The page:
The Pitch: Peter Ryan wakes up and discovers his wife and daughter are missing. When he reaches out to friends for help in finding them, he hears the startling news: they’ve been dead for 2 months, victims of a car crash. Yet something inside Peter’s head won’t let him rest–he just knows that they’re alive. Peter’s home is then invaded by masked gunmen, and somehow Peter is able to dispatch his attackers with deadly accuracy. Wait–Peter’s just a mild-mannered laboratory researcher who’s never even fired a weapon before. How is this possible? What happens next proves that nothing is what it seems, even in your own mind.
The Review: It’s been a while since I’ve really delved into Christian fiction, but in my experience, it’s a rare thing to find a work of Christian fiction that’s actually worth reading. Well, my friends, I present to you Centralia, a thriller by Mike Dellosso that is not just worth reading–it’s actually really good. And it’s not just the plot that’s good–it’s very well-written. The dialogue felt natural and the characterization was solid. There were no points where the descriptions or dialogue made me roll my eyes. It was consistently strong all the way through.
If you are a fan of action movies of the spy/conspiracy variety, the plot description above has already got your mind guessing what the big reveals are going to be. As I started reading the book, I had a host of expectations on how it was going to go down. The author consistently defied my expectations. He understands the genre he’s writing, and so he sometimes incorporates certain genre tropes–only to subvert others. There are a dizzying number of fake-outs and hair-pin turns in the storyline, and it really did keep me on my toes as a reader. In fact, there were at least a half-dozen busted theories in my head about how things were going to turn out, by the time I read the last page. (Truth be told, I’m kinda sad that one of my theories in particular didn’t pan out; but I have no complaints about how the author closed it out. He was able to “stick the landing,” which was a feat in itself.)
I really don’t want to tell you more than that, because I’d hate to spoil anything (else).
As far as content issues/concerns: This is a military/spy thriller of a sort, so there is a pretty high body count. And while Dellosso is a bit graphic in describing some of the action, he’s not gratuitous or gruesome. But if you’re squeamish about such things, take that into consideration. As far as inappropriate language–there was none that I could remember, not even taking the Lord’s name in vain. (I could be wrong, but no instances come to mind.) I appreciated that.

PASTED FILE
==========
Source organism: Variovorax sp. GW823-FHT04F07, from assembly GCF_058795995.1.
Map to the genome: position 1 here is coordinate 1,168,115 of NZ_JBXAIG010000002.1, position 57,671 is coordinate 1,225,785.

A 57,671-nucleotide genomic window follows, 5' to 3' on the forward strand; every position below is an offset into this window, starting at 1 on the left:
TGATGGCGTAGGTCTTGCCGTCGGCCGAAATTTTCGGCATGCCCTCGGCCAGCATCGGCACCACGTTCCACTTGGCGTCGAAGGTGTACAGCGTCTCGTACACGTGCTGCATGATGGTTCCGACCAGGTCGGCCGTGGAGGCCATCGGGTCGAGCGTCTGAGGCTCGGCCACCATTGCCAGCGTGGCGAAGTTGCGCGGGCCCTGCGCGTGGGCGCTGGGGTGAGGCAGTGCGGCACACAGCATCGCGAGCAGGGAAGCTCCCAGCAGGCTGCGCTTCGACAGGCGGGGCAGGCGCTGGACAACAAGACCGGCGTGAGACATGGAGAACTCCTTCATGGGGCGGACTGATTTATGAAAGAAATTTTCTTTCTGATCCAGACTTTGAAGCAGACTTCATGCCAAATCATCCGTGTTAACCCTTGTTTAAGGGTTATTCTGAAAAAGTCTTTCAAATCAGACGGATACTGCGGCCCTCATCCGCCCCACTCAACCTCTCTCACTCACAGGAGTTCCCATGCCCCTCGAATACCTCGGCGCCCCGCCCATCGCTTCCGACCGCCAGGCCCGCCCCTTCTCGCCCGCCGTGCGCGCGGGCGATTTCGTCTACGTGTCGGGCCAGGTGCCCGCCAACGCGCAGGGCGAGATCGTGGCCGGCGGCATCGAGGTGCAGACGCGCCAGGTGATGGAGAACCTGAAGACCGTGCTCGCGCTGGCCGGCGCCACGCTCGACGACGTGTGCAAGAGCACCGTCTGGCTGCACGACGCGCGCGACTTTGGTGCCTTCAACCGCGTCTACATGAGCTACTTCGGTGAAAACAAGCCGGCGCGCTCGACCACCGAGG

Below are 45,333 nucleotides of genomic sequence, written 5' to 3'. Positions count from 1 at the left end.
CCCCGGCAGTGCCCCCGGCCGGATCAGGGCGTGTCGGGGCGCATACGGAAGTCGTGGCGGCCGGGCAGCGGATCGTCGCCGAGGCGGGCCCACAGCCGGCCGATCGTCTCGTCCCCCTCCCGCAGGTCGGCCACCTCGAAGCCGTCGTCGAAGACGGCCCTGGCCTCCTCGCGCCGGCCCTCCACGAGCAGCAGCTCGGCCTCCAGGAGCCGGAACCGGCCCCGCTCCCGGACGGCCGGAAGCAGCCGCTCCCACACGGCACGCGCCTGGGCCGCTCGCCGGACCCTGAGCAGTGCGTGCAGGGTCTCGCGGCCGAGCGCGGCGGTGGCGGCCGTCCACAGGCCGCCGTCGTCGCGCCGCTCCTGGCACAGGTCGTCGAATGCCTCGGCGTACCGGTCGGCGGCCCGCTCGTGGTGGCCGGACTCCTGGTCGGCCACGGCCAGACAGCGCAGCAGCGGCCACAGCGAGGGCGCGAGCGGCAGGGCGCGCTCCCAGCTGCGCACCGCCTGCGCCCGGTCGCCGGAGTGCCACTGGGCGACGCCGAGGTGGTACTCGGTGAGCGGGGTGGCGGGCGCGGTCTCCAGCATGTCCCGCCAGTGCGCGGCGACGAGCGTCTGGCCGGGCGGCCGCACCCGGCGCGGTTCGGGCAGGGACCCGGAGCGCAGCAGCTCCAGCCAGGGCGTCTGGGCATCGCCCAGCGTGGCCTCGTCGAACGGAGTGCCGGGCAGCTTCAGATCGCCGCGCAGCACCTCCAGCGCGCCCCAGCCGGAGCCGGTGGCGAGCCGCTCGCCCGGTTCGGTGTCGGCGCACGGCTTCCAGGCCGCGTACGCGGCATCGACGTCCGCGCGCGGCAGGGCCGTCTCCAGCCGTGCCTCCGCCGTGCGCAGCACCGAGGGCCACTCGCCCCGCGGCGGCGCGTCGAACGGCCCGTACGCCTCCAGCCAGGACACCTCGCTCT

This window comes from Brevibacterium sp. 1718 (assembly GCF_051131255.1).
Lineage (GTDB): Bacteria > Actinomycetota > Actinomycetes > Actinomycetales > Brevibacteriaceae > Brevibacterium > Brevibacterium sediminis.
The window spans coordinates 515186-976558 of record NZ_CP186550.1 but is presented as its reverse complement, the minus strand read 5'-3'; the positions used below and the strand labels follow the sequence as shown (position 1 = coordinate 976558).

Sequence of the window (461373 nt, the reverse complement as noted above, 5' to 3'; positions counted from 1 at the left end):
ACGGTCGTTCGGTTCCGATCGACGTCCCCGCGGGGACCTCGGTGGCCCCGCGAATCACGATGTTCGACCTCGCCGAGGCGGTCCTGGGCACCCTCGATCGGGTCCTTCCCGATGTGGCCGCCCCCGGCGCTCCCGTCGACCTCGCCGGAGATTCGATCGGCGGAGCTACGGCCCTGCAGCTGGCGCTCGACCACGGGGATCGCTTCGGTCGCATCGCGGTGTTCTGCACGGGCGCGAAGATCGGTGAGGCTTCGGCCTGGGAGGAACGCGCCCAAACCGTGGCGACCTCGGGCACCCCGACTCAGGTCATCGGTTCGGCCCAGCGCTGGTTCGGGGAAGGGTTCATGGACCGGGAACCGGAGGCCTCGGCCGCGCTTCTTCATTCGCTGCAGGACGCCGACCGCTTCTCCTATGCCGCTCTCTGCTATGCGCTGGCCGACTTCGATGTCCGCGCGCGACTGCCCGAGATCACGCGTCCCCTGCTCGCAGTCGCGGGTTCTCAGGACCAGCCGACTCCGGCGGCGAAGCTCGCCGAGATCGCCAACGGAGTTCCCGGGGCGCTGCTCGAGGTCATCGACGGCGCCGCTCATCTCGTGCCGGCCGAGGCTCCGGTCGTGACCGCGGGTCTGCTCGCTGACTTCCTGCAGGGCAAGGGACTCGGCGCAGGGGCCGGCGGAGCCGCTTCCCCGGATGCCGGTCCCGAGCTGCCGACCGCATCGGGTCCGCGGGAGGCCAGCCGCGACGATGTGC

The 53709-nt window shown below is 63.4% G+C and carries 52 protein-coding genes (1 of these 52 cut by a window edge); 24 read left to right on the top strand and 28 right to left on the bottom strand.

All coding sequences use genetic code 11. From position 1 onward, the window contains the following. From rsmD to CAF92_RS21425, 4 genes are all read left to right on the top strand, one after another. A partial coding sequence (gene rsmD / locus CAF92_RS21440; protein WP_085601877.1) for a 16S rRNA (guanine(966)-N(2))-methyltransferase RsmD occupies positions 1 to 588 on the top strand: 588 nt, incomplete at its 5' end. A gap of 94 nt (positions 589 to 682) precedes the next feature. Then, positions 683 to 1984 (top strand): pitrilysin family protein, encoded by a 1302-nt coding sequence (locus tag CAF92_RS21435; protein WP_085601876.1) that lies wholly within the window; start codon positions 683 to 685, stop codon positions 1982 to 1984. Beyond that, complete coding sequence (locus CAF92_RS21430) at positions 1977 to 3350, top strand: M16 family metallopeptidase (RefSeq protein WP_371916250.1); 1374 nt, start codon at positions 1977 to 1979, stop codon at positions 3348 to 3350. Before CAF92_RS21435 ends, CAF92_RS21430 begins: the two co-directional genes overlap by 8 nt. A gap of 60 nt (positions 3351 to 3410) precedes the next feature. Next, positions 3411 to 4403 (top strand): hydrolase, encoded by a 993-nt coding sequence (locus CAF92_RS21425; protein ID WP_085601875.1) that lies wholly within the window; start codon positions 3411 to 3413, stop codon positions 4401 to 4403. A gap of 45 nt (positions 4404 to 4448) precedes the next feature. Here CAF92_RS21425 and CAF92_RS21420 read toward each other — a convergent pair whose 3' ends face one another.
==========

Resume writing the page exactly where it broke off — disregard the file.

The Faith Question: A huge challenge in Christian fiction is how to deal with faith. Most of the time, this is addressed through preachy monologues, trite sentimentality, or just plain goofy theology being espoused. This type of writing is cringe-worthy at best, which is one of the reasons why I’ve stayed away from Christian fiction for so long.
What I appreciated about this book is that, while faith in Jesus wasn’t at the forefront, it was an consistent undercurrent. There is no clear Gospel message presented (though you could arguably see some Gospel impact in characters’ lives), which I can’t help but be a little disappointed about. Then again, I don’t know how it could have been done without feeling completely forced. On the other hand, it is very clear that the type of faith the author is describing here is not faith in an amorphous “God” but faith that is specifically in Jesus. I really appreciated that there was no cop-out here on the author’s part. The protagonist talks plainly and consistently about trusting in Jesus and looking to Jesus for hope. (I admit, I usually get a little twitchy when people use the phrase “trust in Jesus” without explaining how or why; however, in the context of this story, pressing the message further would have felt like the author was shoehorning in an altar call out of a sense of duty.) All told, Centralia presents faith in Jesus as a reality in the characters’ lives, and the author seeks to portray that as honestly as possible.
Bonus props: The “reading group” questions at the back of the copy I got are really challenging. There are some serious issues raised in the book, and I liked that some of the questions they provided didn’t shy away from those issues.
Final Analysis: Centralia is great. I devoured it in the space of a couple of days. If you like action movies and want to enjoy a gripping story without all the foul language and sexual content that pervades so much of popular storytelling, give Centralia by Mike Dellosso a try. I guarantee that I’ll be looking up his other titles.
Please Note: I was provided a complimentary paperback copy of the book by Tyndale House Publishers in exchange for an honest review. The opinions above are my own views.